Well, it’s been forever since I’ve updated this site. Things have been happening, so hopefully we can get up to speed pretty quickly.

So, that’s what the playfield is currently looking like. Pretty much everything you see there works.

Slingshots, Bumpers, DropTargets, flippers, ball return, shooter, flipper buttons, the works.

Currently, there’s three boards that make up the “brains” There’s the RaspberryPi, and two boards cortroled on an I2C buss.

The board top left is my input board. Two MCP23017 chips are used as I/O expanders on an I2c buss. Only the left chip is fully wired up at this point.

The top right board is my original control board.

A close up of the board. Two MCP23017’s. Each chip has 16 inputs. I installed pull-down and buffer resistors on each input.

Each chip can be set to a specific I2C address using the dip switches. Anything from 0x20 to 0x27.

With two chips on that board, I have a grand total of 32 Inputs.

Here’s the ball return assembly. A jerry-rigged thing, but it works like a charm. 🙂

A cabinet kicker assembly is used to shove the ball back up into the shooter lane, and a trimmed down leaf switch makes a good sensor.

It’s a bit blurry, but you can see the leaf switches for each drop target wired up.

Some people would say USE A SWITCH MATRIX!!! But in all honesty, that seemed like more trouble than it was worth to me.

My dad’s got a bunch of twisted pair snakes laying in our basement that I’ve been using. It’s worked pretty well so far…

There’s an AC plug installed. So, my pinball machine can use a regular AC cord! 😀

The cut with the gig-saw got a bit messy. Oh to have a CNC and good CAD!! :'(

I’ll probably be able to fix that somehow.

I got a box of pinball junk on eBay for about $20. This drop target assembly came with it, but was pretty beat up.

Here it is rebuilt. Works like a charm now. 🙂

All the leaf switches had been mashed, and because of that, the targets wouldn’t drop.

So I disassembled each one, and straightened out the metal.

Seems to work really well now.

One of the Drop Targets was missing a spring. I managed to replace it with a rubber band. 😀 It works pretty well, and eventually I’ll buy a real spring. Or at least I like to think I will. 😛

Here’s the cabinet so far. LOTS OF WIRES! 😀

I think I may have the world’s only Ethernet enabled pinball machine. 😀

But seriously though, it’s the easiest way to diagnose problems on the Raspberry Pi.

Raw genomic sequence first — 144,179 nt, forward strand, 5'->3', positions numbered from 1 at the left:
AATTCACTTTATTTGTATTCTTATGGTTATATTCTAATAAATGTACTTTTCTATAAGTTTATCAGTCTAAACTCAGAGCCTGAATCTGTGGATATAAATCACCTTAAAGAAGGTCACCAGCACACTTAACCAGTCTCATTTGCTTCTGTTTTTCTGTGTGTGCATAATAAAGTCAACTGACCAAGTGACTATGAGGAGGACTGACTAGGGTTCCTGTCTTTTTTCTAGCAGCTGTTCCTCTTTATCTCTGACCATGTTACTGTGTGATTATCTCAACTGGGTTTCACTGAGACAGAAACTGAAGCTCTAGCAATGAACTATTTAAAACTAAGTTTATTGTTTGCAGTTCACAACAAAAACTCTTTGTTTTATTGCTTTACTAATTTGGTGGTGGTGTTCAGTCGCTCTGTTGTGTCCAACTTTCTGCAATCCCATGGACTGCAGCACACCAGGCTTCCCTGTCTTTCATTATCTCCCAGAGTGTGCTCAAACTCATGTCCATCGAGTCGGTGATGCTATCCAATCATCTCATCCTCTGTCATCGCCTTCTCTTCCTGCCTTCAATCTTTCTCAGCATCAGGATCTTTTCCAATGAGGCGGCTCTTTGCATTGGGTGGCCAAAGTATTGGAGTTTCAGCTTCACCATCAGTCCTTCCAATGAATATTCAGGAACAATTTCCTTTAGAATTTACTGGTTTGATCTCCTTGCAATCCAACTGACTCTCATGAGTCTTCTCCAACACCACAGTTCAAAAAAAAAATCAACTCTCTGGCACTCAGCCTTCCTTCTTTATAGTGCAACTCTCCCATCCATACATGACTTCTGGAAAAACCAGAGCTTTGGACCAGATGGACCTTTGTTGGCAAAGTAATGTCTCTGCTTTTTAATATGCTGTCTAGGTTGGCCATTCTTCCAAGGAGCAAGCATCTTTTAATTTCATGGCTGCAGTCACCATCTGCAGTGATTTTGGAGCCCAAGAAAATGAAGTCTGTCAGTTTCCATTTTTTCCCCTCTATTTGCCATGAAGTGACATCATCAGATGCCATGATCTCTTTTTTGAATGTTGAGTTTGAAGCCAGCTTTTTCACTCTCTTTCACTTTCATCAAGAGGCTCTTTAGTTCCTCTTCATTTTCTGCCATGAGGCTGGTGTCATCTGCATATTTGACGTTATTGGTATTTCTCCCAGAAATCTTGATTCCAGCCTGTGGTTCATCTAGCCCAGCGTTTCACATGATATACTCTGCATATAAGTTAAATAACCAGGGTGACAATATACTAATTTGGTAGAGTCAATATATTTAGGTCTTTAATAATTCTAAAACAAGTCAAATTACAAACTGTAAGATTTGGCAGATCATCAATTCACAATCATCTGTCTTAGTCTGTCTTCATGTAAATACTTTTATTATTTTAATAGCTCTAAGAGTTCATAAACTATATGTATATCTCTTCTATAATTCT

I’ll install a jack eventually, but for now, I like to think of it as my pinball machine’s umbilical cord. 🙂

Here’s the ball, all ready to go! =D

Most of my rails and stuff are made out of 3mm acrylic plexi glass, held up by custom cut aluminum spacers. It works pretty well, and so far seems sturdy.

Here’s me prototyping some transistor circuits. 2n2222, baby!

Which means… that in a few weeks, we should get lights!! =D =D

That’s all for now, folks! If you want more real-time updates subscribe to my twitter. @marktbaldridge

4 thoughts on “A Pinball Update

  1. Hi there. Love the project. I am a complete novice to Python and was helping you could give me a pointer as to how the io is working so well.. I am looking to convert a tomy American pinball using a pi and simple inputs to add a multiplier etc and some custom sounds etc. any snippets would be appreciated


    1. Hey, Rick! So in this post I described how I had to re-design the “brains” of the pinball machine. Basically, something needed to run in a very fast loop, checking every input to see if it had changed, and then respond to that input. Basically running to every switch to ask “hey, are you on?” and if so, firing a solenoid, if not, moving on and asking the next switch. While somewhat primitive, this system does work well in principle. The problem was that if I ran such code in Python on the Raspberry pi, the code was far enough removed from the hardware that it would miss signals.

      To solve that problem I switched to using an Arduino which has no operating system, and thus runs only my code. In so doing the entire loop ran hundreds (maybe thousands?) of times every second, and caught every input perfectly. The Arduino is only 16Mhz, but when you have every instruction of a processor to yourself, you can get a lot done in a hurry.

      As to game graphics and sounds, I never really got that far. It is the next step when I begin working on the pinball machine again.

      Hope that helps. 🙂

  2. Hi, i love your project, i see now it could be some old, because i see the date was 2012.
    My idea is to make a customized pinball like you, and i was wondering if you could publish the schematics or source of your control boards, that will be pinballtastic for me, because of my lack of knowledge with electronics.
    Very nice project, let me know if you publish the schematics.
    Nice, nice work
    Thank you

    1. Eloi, some of this is referenced in my previous posts, but I did send you an email with more detailed explanations of how to get started. 🙂

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